Training the manufacturing leaders of the future

Posted on 30 Aug 2019 by Jonny Williamson

How should the next generation of manufacturing leaders be nurtured to provide the vision and direction needed for future success?

Dr Judith Shawcross is Programme Coordinator for the Manufacturing Industry Education Research Group (MIERG) at the Institute for Manufacturing, University of Cambridge.

She explains how students can build their leadership skills through in-company industrial projects as a practical element of their education courses.

The industrial leaders of the future will need the ability to adapt to constantly changing circumstances and new (as yet unknown) technologies.

leaders of the future - Leadership Employee Enagement Collaboration Innovation - Stock-Image

They will need to deal confidently with uncertainty while making clear-headed decisions. They will require a practical appreciation of manufacturing capabilities and a willingness to tackle and solve problems, in combination with an innovative mindset and a willingness to take some risks.

Crucially, they also need to develop excellent interpersonal skills, with the ability to motivate their workforce and keep people on board.

All this poses a number of interesting challenges as to how we best educate and prepare these future leaders.

How can educational programmes be designed to help students acquire the ability to adapt, the confidence to innovate, and the emotional intelligence to motivate others?

This is part of a series of articles about the skills crisis facing the UK manufacturing sector.

Each day over the next two weeks we will be publishing a new article looking at some of the serious problems affecting skills and training – and some of the positive initiatives aimed at producing a manufacturing workforce fit for the future. Be sure to check in with each day.

Research from our Manufacturing Industry Education Group (MIERG) has identified that work placements help students develop a broad range of skills, from practical implementation skills for the process-driven aspects of completing the project, through to interpersonal, team-working and self-management skills.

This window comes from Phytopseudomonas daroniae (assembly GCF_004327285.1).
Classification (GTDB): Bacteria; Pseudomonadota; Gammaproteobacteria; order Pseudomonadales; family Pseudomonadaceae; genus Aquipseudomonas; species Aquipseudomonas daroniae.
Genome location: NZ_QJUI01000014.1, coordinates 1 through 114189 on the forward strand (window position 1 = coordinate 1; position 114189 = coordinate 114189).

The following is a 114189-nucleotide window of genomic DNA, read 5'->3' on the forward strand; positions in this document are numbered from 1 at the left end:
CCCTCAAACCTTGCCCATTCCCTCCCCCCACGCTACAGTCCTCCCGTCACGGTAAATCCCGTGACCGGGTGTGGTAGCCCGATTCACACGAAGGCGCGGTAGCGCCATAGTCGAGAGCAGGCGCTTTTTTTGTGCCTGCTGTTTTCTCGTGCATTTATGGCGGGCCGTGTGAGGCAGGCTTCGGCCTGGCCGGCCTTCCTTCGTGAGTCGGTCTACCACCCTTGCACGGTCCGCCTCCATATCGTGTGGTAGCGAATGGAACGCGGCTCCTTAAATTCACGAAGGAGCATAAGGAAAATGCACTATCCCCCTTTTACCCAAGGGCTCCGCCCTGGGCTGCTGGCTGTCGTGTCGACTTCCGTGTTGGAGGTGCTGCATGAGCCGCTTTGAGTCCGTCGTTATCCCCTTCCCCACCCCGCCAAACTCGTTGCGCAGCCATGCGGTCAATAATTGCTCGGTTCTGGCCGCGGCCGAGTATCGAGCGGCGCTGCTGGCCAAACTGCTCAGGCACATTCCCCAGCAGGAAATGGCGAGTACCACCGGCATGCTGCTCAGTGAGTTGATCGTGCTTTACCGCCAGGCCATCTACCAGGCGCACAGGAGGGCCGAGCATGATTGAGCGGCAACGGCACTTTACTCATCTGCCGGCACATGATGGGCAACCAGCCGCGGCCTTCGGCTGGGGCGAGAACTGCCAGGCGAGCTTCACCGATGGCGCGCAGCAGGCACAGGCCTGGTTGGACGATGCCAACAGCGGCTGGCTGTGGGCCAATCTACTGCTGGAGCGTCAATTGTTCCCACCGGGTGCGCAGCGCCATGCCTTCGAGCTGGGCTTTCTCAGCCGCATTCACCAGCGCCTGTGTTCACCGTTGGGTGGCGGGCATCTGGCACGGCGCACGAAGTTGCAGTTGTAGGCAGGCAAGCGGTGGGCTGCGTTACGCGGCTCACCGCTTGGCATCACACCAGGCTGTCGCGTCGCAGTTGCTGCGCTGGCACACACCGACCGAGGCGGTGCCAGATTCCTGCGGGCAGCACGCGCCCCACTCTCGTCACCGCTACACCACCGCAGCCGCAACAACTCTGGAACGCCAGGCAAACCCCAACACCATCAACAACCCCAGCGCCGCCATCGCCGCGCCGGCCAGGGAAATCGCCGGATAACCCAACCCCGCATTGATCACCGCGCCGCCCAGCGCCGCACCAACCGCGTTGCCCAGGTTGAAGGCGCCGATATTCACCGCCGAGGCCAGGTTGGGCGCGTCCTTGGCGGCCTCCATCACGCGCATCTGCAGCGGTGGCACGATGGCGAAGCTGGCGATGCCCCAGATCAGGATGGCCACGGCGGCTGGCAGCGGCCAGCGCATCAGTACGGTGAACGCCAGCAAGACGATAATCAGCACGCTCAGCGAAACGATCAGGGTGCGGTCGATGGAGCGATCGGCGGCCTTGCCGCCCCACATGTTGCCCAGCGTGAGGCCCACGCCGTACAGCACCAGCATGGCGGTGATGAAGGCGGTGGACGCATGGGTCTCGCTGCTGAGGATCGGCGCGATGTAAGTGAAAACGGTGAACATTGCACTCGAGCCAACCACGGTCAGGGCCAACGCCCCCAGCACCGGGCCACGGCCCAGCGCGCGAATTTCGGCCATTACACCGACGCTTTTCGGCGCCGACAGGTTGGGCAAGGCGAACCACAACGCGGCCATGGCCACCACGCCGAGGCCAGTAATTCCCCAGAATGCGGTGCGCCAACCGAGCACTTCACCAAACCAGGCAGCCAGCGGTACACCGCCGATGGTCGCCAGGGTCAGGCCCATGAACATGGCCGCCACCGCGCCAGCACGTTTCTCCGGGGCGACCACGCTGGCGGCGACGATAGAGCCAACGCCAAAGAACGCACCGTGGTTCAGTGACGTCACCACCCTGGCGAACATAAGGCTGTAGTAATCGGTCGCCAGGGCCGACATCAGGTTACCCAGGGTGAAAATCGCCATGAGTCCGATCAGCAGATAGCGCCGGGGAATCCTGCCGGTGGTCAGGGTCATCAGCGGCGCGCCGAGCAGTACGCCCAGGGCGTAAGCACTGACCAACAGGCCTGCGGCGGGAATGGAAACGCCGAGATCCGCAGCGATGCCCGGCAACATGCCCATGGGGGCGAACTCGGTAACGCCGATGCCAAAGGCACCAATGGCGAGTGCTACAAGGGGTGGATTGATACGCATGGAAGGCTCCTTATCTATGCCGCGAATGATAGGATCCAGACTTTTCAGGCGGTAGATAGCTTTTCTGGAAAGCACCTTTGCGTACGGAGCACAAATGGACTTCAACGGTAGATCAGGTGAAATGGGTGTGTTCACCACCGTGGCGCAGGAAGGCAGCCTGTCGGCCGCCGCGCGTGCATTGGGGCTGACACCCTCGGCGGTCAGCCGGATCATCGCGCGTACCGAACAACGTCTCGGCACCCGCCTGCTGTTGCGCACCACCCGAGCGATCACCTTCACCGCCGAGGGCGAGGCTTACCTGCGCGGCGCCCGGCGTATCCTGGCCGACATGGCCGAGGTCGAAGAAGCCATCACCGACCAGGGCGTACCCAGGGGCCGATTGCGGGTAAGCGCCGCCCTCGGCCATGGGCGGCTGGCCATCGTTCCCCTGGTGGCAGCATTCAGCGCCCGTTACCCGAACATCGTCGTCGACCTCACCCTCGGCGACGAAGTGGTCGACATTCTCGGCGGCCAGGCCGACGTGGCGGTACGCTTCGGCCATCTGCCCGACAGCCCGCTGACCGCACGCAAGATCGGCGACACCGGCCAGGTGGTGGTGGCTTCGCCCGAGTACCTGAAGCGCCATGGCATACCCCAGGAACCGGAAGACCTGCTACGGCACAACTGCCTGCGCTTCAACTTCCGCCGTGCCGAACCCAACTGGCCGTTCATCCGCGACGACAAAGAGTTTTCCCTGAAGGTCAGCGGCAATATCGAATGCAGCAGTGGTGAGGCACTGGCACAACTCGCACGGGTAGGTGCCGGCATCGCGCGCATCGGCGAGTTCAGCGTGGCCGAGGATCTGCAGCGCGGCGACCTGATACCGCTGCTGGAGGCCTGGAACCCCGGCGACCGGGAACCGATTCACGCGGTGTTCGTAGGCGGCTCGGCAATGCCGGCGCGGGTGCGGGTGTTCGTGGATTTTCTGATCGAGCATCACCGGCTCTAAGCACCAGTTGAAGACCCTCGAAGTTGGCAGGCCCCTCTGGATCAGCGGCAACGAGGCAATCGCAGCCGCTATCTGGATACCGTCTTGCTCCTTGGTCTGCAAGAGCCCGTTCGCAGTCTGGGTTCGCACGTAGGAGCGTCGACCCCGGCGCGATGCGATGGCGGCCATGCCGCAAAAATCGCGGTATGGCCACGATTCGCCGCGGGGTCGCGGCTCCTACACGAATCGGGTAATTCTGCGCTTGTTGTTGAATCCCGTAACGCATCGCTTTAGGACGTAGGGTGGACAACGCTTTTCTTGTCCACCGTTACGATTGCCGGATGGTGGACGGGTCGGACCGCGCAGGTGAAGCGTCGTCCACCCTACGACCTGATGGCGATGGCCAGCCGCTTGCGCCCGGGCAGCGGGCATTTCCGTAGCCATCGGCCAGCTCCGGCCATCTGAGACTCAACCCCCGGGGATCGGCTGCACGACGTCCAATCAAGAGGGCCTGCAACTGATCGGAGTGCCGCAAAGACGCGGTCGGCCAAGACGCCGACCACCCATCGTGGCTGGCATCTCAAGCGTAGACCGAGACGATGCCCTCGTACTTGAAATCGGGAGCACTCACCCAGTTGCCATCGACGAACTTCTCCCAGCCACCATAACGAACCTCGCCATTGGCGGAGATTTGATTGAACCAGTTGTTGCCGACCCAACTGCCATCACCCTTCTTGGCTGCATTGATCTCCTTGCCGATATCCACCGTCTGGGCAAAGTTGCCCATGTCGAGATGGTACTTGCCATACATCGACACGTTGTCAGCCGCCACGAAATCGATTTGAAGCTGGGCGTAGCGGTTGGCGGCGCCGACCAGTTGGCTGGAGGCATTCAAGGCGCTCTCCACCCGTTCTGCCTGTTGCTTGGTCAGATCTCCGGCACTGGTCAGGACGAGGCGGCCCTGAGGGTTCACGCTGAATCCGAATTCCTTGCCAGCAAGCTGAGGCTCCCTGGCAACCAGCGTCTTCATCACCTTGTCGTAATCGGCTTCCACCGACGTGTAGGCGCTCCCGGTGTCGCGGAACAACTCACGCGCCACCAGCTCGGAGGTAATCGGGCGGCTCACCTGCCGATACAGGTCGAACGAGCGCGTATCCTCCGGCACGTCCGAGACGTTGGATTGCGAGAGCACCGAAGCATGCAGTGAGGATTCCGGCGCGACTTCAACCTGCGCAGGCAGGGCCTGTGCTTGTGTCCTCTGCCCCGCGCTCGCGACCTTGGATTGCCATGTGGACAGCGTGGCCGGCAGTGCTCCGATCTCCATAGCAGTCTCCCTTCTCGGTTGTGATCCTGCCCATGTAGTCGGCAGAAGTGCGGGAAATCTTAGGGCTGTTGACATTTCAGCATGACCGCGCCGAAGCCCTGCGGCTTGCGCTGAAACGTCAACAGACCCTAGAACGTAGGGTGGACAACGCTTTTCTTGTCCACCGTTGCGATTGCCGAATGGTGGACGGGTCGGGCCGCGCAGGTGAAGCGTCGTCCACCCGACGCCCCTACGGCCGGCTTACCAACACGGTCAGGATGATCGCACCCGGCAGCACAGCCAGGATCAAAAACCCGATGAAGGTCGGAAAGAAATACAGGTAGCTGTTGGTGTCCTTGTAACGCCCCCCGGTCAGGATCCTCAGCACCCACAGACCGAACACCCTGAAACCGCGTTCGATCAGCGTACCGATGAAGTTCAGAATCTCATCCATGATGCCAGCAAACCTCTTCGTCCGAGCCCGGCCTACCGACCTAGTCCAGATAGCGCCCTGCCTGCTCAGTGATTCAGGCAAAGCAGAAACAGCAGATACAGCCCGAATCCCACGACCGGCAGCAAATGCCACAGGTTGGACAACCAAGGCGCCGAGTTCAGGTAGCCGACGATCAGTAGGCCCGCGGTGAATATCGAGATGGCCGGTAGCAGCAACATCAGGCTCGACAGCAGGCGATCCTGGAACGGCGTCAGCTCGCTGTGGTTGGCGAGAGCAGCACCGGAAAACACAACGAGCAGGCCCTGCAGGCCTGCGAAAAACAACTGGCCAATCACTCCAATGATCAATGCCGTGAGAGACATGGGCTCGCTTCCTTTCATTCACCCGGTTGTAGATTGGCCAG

To build these critical leadership skills into an education programme, students need to be exposed to real industrial situations, learning how to apply theory in practice, and understanding the complexity of dealing with a variety of people while navigating company cultures.

Industrial projects, undertaken within a host company, have proven successful as a means to develop these wider capabilities.

There are some common threads identified through our research, and by students and host company contacts, where the projects had the biggest effect on skills development.

1. Dealing with real-world complexity

Academic courses such as engineering tend to cover neatly defined, bounded problems with clear objectives and enough data – think of exam questions! Workplaces rarely work in the same way.

Problems are typically complex, and often have multiple goals that are difficult to define. These will usually have non-engineering success standards and constraints. So, graduates need to make a significant adjustment, requiring personal flexibility and adaptability.

2. Influencing and motivating stakeholders

Student Kiril Krastev worked on a two week project at NSG Pilkington.

“We had to learn how to plan our interactions with different people,” he said. “For example, we realised the value of seeking different viewpoints and inputs to cross-check what we were doing, so that what we presented was more reliable and not just one person’s opinion.

“We often had very limited time with particular specialists, so we had to make sure we were not afraid to ask all the questions we needed answering; this required planning and confidence.”

3. Professionalism

Students find themselves needing to make a significant adjustment to their sense-of-self as well as understanding the expectations that others may have of them when they move into a professional sphere of work.

Through their years in education, they will usually have been in a controlled environment, been accustomed to working mostly with people their own age, and had a set of clear expectations focused on a single outcome (passing an exam or course).

Switching to a professional environment requires a shift in self-perception.

Student Kiril Krastev said, “We had some good tips as part of our preparation for the project, such as emphasising confidentiality and professionalism. This was important for helping us make the transition from an educational setting to a work environment.”

4. Results-driven project management

The projects involve scoping and researching the problem, analysing the issues, developing ideas for improvement, and putting together a business case with recommendations for the company.

The final deliverable of the project is a presentation to senior management.

5. Working in a team

ISMM student Leon Pietschmann found the interpersonal skills required for the project a steep learning curve.

“Communication of a lot of information needs to happen,” he said. “We had three people in our team, so this was complex, and we had to find a way to agree on one solution. We had a few intense discussions, but we got better at resolving these productively.

“It was useful to be in a team as we could focus on different areas and bring different knowledge together to complement each other’s expertise.”

Dr Judith Shawcross is Programme Coordinator for the Manufacturing Industry Education Research Group (MIERG) at the Institute for Manufacturing, University of Cambridge.

The group undertakes research across a wide range of themes relating to educational issues that affect the manufacturing industry.

Find out more about IfM’s manufacturing education programmes at: